Deanna Finnman Brings the Edmonton Opera’s Costumes to Life
Finnman works behind the scenes to create the elaborate costumes that help bring every story to life and lend new interpretations to often centuries-old works.
By Breanna Mroczek | September 30, 2019
For Edmonton Opera‘s production of Hansel and Gretel in February 2019, resident costume designer head of wardrobe Deanna Finnman wanted to create a really unique look for the familiar character of the Sandman. Instead of the typical “whimsical human” look, Finnman and the artistic team created a giant tree that integrated projections, lighting, makeup, costume, set pieces and an actor. It’s one of her favourite — and, because it was a tree, most challenging — costumes that she’s done in her 18 years with Edmonton Opera.
“It was quite magical when it came together, but it took months of planning and thinking through, and many, many people to get it to work,” Finnman says. “It was also the first time I’d ever used fibre optics (for the children’s costumes) and LED lights in a costume (Sandman), and that was really fun.” This sort of collaboration is typical at Edmonton Opera, where Finnman works behind the scenes to create the elaborate costumes that help bring every story to life and lend new interpretations to often centuries-old works.
Finnman trained in (now defunct) fibre art and fashion design programs in Alberta, with her sights set on becoming a clothing designer. Not too far off course, she ended up as a freelance costume designer in Edmonton, creating pieces for a number of local theatre companies including St. Albert Children’s Theatre, Phoenix Theatre and Workshop West and, since 2001, Edmonton Opera. In 2011, she joined the Edmonton Opera team full-time.
Before Finnman starts a sketch or threads a needle, about a year in advance of each show she talks with the entire artistic team about the direction in which they want to take the production.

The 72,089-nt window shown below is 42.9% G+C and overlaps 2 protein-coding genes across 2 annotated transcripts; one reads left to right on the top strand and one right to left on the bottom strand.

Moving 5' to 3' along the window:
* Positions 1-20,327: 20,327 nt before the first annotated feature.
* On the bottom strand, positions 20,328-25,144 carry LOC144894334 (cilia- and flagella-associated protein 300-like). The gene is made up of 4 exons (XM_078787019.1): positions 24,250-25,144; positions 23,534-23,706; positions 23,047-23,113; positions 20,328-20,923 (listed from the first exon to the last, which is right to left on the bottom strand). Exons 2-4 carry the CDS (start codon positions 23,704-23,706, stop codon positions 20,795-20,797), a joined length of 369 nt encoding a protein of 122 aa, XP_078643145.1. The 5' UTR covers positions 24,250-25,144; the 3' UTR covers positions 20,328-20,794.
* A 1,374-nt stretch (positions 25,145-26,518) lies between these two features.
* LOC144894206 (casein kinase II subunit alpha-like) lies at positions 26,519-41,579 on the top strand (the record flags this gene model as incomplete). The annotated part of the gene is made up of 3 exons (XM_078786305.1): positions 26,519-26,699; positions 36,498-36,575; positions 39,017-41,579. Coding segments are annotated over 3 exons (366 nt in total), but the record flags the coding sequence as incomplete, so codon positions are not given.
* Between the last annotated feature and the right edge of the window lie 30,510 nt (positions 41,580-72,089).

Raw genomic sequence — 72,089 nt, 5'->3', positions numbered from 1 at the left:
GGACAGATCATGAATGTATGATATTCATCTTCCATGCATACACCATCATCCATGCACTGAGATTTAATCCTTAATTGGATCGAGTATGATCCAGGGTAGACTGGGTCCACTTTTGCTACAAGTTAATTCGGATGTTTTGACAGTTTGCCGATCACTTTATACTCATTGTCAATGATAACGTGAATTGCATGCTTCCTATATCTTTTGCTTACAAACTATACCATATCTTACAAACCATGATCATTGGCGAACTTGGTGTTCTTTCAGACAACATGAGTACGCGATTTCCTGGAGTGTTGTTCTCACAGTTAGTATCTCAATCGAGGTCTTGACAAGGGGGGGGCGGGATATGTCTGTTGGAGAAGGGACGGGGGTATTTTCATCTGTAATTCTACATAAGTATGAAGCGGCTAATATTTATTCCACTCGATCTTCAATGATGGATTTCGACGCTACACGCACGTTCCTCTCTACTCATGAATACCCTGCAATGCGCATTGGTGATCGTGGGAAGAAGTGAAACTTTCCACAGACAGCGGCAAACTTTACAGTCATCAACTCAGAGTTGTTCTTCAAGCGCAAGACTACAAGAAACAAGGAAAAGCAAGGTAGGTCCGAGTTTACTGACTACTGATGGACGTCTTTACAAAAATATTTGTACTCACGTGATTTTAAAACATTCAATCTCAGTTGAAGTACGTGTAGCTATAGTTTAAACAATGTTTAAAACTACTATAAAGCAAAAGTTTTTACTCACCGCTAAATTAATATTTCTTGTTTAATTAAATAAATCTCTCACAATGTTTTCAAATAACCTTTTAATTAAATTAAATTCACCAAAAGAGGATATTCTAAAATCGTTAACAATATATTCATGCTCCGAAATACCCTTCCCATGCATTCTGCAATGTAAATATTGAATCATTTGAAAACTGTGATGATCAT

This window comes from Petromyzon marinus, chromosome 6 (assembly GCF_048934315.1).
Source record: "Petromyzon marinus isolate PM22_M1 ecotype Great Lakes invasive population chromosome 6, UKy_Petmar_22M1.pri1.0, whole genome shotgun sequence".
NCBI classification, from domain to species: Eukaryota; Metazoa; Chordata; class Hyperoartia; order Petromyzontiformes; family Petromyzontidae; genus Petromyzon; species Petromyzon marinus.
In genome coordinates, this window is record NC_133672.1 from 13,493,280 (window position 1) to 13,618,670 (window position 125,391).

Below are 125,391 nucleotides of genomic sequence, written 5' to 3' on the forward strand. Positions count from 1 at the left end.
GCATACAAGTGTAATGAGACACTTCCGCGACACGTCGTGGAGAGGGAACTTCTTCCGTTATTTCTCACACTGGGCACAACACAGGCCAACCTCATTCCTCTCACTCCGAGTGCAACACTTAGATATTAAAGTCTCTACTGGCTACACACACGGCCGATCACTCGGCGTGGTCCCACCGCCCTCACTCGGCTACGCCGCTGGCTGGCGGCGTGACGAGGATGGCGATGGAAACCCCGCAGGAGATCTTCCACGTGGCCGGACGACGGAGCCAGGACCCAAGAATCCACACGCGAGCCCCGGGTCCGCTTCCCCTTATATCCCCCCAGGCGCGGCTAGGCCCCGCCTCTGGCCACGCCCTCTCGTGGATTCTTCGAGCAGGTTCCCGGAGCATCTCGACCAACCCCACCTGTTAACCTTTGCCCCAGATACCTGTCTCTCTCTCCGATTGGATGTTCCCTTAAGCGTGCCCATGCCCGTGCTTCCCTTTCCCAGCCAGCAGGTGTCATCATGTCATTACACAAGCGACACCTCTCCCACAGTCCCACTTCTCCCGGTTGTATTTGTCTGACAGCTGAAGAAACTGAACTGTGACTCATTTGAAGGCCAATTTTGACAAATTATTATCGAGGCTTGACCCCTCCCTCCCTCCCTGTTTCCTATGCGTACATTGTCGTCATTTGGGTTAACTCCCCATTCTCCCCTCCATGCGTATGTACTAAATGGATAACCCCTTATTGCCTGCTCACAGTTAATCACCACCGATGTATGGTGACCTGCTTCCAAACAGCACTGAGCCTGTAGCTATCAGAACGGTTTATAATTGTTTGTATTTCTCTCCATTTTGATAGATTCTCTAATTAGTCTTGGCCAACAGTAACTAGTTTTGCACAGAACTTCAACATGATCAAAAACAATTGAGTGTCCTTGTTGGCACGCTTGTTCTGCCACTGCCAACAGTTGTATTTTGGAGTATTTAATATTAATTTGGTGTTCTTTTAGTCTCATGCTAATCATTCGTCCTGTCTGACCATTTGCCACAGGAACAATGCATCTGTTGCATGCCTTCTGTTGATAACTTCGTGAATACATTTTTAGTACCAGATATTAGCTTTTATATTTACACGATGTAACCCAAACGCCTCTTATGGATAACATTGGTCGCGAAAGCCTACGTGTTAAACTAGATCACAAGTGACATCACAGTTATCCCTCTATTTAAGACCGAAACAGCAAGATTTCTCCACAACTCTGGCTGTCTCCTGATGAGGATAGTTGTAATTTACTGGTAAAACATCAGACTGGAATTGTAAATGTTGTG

“Opera is kind of like Shakespeare — it can be reinterpreted a hundred times over,” Finnman says. “ [The director and I] talk about what the psychological journey is of each of the characters. I spend a lot of time with the libretto (spoken words) and music, reading the words and trying to figure out how they resonate and what the character arc is.” Finnman and the team consider things like time period and geography and mood, all of which inform the final look and feel of the costumes.
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“It’s a shared experience, and every show is different because every director and artistic team works a little bit differently. In this business it’s really about trust and coming together to create that vision of what the piece is about.” For the production of Rigoletto (October 19-25), Finnman says she spent two months with the rest of the artistic team talking about the show and researching before even starting to delve into what the costumes would look like. When she does get started, Finnman puts pencil to paper to sketch out initial designs that are discussed back and forth and altered in conversation with the director. Once final designs are approved, Finnman works on sourcing and sewing pieces with a team of about 10 seamstresses, cutters, milliners and tailors, then coordinates final looks with the hair and makeup departments.
For Rigoletto, Finnman describes the final look as “tech-noir and cyberpunk.”
“Rigoletto is a really challenging piece, particularly because it’s in the post-#MeToo movement, and it deals with some heavy issues about the treatment of women. It has a relevance to today’s world, so we’ve set it in the not-too-distant future as a sort of cautionary tale. It’s usually done in a Renaissance style, so it’s really interesting how it all comes together.”
While it might be evident that the elaborate Edmonton Opera productions are the result of hundreds of hours of skilled labour, it might not be as obvious that each individual part of the show — every set piece, every stitch of thread in a costume — is similarly the result of hundreds of hours of skilled labour.
“A lot of what we do is something that’s quite special. It takes many highly skilled people and many hands will touch a costume,” Finnman says. “The opera is an incredibly collaborative process. Often one show encompasses over 200 people on stage and off making it happen.”
This article appears in the October 2019 issue of Avenue Edmonton